I am very pleased this afternoon to participate in what I believe is an historical occasion. This is a ratification by the United States of Protocol I of the Tlatelolco Treaty, the deliberations for which were begun in November of 1964 following the Cuban missile crisis, when Brazil and 10 other Latin American countries, through the United Nations' auspices, began to evolve a commitment against the deployment or use of atomic weapons in the Latin American part of this hemisphere.
In 1971, our own country ratified Protocol II with the distinguished representative of our Government, Senator Hubert Humphrey, having signed that on behalf of the United States.
The ultimate hope of this commitment by all the nations involved is a complete prohibition against the ownership or deployment or use of nuclear weapons in the southern part of this hemisphere and complete international safeguards for all nuclear materials that are owned by all those countries.
So far, only two countries have not signed [ratified] this treaty. One is Argentina and the other one is Cuba. France has not yet signed Protocol I, which we are signing this afternoon, and the Soviet Union has not signed Protocol II.
This is a commitment of worldwide significance. As I said in my own Inaugural Address, our ultimate hope is that we can eliminate completely from the Earth any dependence upon atomic weapons, and I think it is significant and typical of our Latin American neighbors and those countries in the Caribbean that 10 years before that time they had already made this worthy commitment, which sets an example for the world.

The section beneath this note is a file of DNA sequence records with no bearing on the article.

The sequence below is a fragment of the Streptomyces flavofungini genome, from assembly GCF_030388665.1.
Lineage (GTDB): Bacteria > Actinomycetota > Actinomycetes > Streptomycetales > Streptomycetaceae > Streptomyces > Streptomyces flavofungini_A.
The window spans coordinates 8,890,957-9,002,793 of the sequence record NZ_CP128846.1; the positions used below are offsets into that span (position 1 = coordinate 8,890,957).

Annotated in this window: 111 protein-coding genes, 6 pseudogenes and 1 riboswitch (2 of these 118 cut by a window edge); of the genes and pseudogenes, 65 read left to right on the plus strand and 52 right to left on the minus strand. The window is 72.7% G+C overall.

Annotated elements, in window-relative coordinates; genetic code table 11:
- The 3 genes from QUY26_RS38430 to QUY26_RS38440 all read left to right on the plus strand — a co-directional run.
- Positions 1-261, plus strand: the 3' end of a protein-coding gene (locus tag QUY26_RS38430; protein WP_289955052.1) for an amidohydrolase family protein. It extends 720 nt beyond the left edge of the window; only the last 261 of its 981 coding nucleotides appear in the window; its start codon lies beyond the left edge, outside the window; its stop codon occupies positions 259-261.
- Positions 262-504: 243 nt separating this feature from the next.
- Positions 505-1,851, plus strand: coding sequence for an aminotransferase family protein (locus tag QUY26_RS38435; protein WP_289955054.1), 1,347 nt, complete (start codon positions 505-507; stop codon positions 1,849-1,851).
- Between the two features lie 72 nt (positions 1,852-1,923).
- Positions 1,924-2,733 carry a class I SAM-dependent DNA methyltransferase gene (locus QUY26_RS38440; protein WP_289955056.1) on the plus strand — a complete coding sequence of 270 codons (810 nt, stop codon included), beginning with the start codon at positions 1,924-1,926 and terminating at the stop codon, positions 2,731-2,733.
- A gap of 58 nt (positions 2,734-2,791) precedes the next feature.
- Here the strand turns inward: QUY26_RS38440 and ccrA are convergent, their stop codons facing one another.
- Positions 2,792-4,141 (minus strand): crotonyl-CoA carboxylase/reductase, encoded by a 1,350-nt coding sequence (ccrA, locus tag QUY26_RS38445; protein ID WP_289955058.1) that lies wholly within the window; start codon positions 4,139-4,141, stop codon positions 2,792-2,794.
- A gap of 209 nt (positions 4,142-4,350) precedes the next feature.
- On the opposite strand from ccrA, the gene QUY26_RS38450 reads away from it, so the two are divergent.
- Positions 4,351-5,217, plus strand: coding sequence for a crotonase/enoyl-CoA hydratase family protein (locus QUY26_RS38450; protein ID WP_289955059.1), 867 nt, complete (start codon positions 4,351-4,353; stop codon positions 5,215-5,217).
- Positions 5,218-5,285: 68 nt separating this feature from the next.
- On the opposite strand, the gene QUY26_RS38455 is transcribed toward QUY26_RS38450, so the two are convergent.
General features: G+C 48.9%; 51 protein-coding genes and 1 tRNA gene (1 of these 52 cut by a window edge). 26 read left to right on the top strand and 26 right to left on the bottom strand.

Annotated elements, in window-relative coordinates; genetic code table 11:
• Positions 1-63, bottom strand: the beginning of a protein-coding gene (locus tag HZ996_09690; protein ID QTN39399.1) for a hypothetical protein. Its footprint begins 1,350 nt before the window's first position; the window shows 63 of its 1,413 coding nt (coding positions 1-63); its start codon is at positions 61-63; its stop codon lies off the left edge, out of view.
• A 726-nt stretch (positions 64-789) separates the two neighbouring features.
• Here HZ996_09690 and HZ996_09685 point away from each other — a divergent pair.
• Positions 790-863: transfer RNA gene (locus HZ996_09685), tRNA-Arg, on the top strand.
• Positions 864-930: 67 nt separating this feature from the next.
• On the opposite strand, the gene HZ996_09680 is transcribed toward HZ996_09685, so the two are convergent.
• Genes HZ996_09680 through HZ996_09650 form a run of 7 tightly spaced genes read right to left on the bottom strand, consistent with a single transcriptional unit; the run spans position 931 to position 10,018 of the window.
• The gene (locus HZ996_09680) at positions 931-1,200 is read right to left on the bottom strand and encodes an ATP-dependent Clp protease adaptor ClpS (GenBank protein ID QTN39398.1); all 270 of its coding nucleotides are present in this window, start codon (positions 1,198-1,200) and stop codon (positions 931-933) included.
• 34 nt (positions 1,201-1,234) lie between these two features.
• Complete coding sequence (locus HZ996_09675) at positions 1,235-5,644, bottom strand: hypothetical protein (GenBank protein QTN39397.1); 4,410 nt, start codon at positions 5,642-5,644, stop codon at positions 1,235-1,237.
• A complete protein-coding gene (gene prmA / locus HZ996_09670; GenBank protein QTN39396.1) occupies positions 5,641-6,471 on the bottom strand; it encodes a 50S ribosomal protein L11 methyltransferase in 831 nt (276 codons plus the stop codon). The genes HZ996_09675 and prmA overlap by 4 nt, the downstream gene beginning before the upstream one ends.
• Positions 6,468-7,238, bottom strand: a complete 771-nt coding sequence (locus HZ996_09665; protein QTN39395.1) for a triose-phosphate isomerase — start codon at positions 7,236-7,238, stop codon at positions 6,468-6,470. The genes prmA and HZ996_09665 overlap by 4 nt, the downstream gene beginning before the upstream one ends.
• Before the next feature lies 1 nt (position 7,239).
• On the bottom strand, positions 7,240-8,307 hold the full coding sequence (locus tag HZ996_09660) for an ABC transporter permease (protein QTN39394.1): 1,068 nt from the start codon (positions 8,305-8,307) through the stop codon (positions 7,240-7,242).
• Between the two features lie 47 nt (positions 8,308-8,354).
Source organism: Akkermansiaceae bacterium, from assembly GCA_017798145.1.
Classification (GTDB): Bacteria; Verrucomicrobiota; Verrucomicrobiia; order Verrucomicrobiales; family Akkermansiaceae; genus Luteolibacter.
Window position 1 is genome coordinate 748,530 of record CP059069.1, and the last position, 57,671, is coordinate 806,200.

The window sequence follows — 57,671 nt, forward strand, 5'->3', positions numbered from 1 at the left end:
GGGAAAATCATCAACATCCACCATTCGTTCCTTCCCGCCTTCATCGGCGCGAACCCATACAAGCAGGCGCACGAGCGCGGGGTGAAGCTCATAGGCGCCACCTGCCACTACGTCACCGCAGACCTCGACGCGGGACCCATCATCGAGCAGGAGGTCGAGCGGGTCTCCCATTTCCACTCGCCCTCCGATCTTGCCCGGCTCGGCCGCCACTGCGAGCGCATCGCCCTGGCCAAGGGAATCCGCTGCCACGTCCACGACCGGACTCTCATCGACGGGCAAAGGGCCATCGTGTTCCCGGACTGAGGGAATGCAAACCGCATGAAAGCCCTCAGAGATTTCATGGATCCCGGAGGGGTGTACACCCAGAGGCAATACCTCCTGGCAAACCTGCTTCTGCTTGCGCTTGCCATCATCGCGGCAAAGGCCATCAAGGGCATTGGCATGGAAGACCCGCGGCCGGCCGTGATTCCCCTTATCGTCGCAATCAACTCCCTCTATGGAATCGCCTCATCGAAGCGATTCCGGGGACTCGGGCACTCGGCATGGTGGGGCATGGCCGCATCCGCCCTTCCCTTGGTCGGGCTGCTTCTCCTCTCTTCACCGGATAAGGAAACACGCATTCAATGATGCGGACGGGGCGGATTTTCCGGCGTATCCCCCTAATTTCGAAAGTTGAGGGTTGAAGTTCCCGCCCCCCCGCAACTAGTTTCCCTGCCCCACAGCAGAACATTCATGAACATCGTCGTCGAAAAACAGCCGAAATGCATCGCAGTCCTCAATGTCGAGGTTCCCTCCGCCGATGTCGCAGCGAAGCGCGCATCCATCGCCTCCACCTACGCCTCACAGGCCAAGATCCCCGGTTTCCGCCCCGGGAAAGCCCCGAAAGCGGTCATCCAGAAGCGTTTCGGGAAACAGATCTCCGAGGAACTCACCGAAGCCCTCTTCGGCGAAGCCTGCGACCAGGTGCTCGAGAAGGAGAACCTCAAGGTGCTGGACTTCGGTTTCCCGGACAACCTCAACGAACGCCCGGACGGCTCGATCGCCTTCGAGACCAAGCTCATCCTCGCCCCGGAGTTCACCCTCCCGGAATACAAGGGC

So, at this time I would like to, on behalf of the American people, to sign Protocol I of the Tlatelolco Treaty, which means that we will not deploy nuclear weapons in the Caribbean or in the Central or Southern American Continents.
[At this point, the President signed the protocol.]
We are very proud of the leadership role that the nation of Mexico has played. Tlatelolco is in the suburbs of Mexico City, and if I had my preference I would have chosen a place that has a little bit easier pronunciation but--[laughter]--I have practiced, and with the help of many people I have now learned how to say it, I believe. The Mexican Foreign Office is in Tlatelolco.
Could Senator Humphrey come up and stand here by me, if you don't mind.
The reason for signing four documents is that they are in four languages--English, French, Spanish, and Portuguese.